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‘More in a mood of solemn reflection than unbridled festivity,’ US ambassador to Israel says on July 4

Jack Lew offered remarks at the U.S. embassy in Jerusalem ahead of American Independence Day.

U.S. Ambassador to Israel Jack Lew raises a glass for U.S. Independence Day with Isaac Herzog, the president of Israel, on July 3, 2024. Credit: U.S. State Department.
U.S. Ambassador to Israel Jack Lew raises a glass for U.S. Independence Day with Isaac Herzog, the president of Israel, on July 3, 2024. Credit: U.S. State Department.

Jack Lew, the U.S. ambassador to Israel, offered the following remarks—lightly edited for style—at the U.S. embassy in Jerusalem on Wednesday, ahead of American Independence Day on July 4.

Good evening, distinguished friends and colleagues. It is a pleasure for my wife Ruth and I to welcome our friends President Isaac Herzog and Israel’s first lady, Mrs. Michal Herzog. We are also honored to welcome so many distinguished guests, including Israeli Foreign Minister Yisrael Katz and speaker Amir Ohana. We are delighted to have you join us tonight to mark the 248th anniversary of the United States.

We celebrate the independence of the United States, and with it the birth of democratic traditions that are so central to the shared values that bind our two nations.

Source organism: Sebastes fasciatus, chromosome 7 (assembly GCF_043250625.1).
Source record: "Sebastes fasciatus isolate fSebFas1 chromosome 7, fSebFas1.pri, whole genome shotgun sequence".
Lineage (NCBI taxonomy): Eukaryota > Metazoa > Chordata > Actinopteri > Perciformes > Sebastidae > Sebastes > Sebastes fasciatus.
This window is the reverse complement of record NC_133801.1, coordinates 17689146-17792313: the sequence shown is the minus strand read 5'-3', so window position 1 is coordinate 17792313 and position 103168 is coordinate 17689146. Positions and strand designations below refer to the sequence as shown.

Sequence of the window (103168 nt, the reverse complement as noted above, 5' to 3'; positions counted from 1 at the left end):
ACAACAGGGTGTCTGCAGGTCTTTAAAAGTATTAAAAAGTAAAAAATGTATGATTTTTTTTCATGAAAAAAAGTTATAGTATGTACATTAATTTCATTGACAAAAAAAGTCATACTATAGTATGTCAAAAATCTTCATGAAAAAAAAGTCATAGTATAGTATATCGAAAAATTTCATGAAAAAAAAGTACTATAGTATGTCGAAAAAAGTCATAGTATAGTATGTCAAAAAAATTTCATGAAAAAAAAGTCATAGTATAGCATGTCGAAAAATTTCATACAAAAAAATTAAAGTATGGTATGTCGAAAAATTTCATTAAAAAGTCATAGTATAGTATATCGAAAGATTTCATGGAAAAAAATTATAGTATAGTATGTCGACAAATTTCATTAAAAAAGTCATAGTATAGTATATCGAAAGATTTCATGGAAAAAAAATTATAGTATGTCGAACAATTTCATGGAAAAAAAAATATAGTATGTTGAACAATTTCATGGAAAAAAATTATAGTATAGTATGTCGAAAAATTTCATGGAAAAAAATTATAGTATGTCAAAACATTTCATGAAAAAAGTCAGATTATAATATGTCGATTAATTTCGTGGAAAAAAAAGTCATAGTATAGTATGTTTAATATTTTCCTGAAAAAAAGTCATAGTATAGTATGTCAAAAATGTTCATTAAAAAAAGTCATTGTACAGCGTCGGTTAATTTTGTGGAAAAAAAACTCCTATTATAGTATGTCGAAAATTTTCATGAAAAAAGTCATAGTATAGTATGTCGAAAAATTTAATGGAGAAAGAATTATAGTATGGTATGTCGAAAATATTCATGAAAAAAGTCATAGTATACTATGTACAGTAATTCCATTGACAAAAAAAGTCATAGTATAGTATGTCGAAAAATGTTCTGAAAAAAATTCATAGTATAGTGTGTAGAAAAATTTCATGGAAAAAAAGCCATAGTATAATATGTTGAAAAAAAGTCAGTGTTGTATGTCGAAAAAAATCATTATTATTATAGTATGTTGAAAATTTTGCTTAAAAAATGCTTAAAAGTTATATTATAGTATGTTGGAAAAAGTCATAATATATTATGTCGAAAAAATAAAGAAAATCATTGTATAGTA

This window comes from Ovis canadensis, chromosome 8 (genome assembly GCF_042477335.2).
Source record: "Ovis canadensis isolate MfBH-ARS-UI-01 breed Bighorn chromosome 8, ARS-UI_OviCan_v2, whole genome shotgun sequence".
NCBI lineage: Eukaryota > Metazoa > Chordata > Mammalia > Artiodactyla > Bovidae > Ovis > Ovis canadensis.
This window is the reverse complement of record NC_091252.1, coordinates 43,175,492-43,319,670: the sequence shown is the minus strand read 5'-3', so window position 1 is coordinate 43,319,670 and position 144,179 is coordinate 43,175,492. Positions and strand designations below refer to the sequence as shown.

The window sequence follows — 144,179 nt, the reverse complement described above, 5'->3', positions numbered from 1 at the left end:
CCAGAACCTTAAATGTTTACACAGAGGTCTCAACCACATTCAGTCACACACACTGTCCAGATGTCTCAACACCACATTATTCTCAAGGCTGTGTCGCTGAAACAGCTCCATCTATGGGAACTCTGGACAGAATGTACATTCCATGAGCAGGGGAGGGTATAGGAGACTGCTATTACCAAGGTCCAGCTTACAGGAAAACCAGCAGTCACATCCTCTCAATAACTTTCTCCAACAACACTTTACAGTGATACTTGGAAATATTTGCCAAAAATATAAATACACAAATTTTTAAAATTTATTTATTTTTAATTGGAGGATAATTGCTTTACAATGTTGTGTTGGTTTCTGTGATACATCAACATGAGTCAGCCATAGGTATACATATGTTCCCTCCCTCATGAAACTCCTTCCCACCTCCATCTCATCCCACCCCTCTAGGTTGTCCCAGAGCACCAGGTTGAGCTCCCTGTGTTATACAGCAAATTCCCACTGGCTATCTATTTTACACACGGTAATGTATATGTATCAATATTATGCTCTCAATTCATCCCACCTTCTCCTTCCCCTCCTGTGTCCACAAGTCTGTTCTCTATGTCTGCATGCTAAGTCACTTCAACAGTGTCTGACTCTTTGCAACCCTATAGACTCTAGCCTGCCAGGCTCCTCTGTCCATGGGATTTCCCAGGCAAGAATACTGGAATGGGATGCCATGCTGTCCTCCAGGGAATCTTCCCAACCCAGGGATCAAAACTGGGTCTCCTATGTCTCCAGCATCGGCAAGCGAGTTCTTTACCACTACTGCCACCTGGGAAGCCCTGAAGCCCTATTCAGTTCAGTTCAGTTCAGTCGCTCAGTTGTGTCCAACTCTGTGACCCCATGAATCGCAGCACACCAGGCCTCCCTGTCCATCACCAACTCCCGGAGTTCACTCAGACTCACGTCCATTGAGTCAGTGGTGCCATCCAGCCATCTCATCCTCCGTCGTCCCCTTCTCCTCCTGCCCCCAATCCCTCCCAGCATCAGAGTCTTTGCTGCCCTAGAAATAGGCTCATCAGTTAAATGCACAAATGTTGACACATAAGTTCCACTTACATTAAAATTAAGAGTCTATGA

We gather today more in a mood of solemn reflection than unbridled festivity—but with undiminished delight in the freedom that Independence Day represents. At the same time, we are painfully aware that not far from here, in Gaza, 120 hostages are still captive after 270 days in the hands of brutal terrorists.

As we celebrate freedom and democracy, this is not a time, this year, for fireworks and spirited parties. I know we are accustomed to grander celebrations that are not fitting here and now, while so many Israelis are displaced and mobilized, and as we anguish over the fate of the hostages. For so many reasons, I fervently hope that next year will again be a time for more spirited celebration.

Since the start of November, I have been privileged to represent the United States in Israel, and at every moment the shattering impact of Oct. 7 remains very close. Showing remarkable resilience, sacrifice and determination, the people of Israel have restored an appearance of life going on as usual. But no conversation is ever more than a split second removed from the ongoing trauma.

Israel has been part of my life from my earliest memories. Serving as the U.S. ambassador to Israel is always a great honor, but especially at such a critical time, when security assistance and diplomatic support from the United States is more vital than ever.

The speed of my confirmation, weeks after U.S. President Joe Biden submitted my nomination to the Senate, reflected the urgency of the moment. And the speed of my coming to post only days after being confirmed, I’m told set a record in the United States.

Upon arrival on a Friday morning with U.S. Secretary of State Antony Blinken, I went straight to work meeting with the war cabinet, even before I could present my credentials to President Herzog after Shabbat.